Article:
WASHINGTON — President Obama leaves Tuesday for a four-day European trip meant to reassure NATO allies and send a stern message to Russia over the crisis in Ukraine.
The first stop: The Baltic nation of Estonia, one of three NATO countries that directly borders Russia and where a quarter of the population are ethnic Russians. Then on Thursday, Obama meets with other NATO leaders in Wales, with Ukraine tops on the agenda.
"It is clearly not accidental that the president has decided to stop in Estonia on the way to the NATO Summit," said Charles Kupchan, the senior director for European Affairs at the National Security Council. "The two stops are essentially part of the same effort to send a message to the Russians that their behavior is unacceptable."
The catchword of the European trip will be "reassurance."
Article 5 of the North Atlantic Treaty holds that an attack on one member is an attack on all members. Obama said last week that the NATO Summit needs to "refocus attention" on those assurances.
"Part of the reason I'll be going to Estonia is to let the Estonians know that we mean what we say with respect to our treaty obligations," Obama said last week, quickly noting that the United States has no such obligations with Ukraine, which is not a member of NATO. "We do, however, stand shoulder to shoulder with them," he said.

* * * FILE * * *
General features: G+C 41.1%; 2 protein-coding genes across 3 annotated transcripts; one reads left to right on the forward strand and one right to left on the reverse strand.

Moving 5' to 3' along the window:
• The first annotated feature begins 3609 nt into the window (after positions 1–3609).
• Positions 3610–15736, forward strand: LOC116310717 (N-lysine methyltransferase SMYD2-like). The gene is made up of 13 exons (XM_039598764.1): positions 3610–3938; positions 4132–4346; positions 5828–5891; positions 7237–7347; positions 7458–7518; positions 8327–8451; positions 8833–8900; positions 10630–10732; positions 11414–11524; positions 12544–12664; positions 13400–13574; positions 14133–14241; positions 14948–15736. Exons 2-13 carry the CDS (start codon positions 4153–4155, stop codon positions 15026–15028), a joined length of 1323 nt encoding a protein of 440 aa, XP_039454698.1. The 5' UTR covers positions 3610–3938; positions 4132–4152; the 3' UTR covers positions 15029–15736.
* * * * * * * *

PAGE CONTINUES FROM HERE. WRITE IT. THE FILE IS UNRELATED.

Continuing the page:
While in the Estonian capital of Tallinn, Obama will meet with the heads of all three Baltic nations — Estonia, Latvia and Lithuania — and tour an airport hangar where he will greet U.S. and Estonian troops. One focus of the talks will be to increase the readiness of U.S. forces in Eastern Europe through increased troop rotations and joint training exercises.
On Thursday, Obama flies to Newport, Wales, host of the 2014 NATO Summit. Though Ukraine is not a NATO member, the alliance has established a NATO-Ukraine Commission to give the former Soviet republic a seat with western leaders. Ukrainian President Petro Poroshenko will attend meetings of the commission in Wales.
Those talks come the same week that the European Union has given Russia a one-week ultimatum to withdraw from Ukraine or face additional economic sanctions. Twenty-two of NATO's 28 members are also members of the EU.
Though Afghanistan, Iraq and Syria will get significant attention at the summit, Ukraine is helping to drive a more fundamental rethinking about the role of the North Atlantic alliance 65 years after it was founded to confront Soviet expansionism.
"I think one of the things that we've learned from the situation in Ukraine is that oftentimes in this new world that we live in, NATO or individual countries may be facing not armored columns coming across their border, which you can usually see in advance, but guys coming across in masks, you don't know who they are," Kupchan said.
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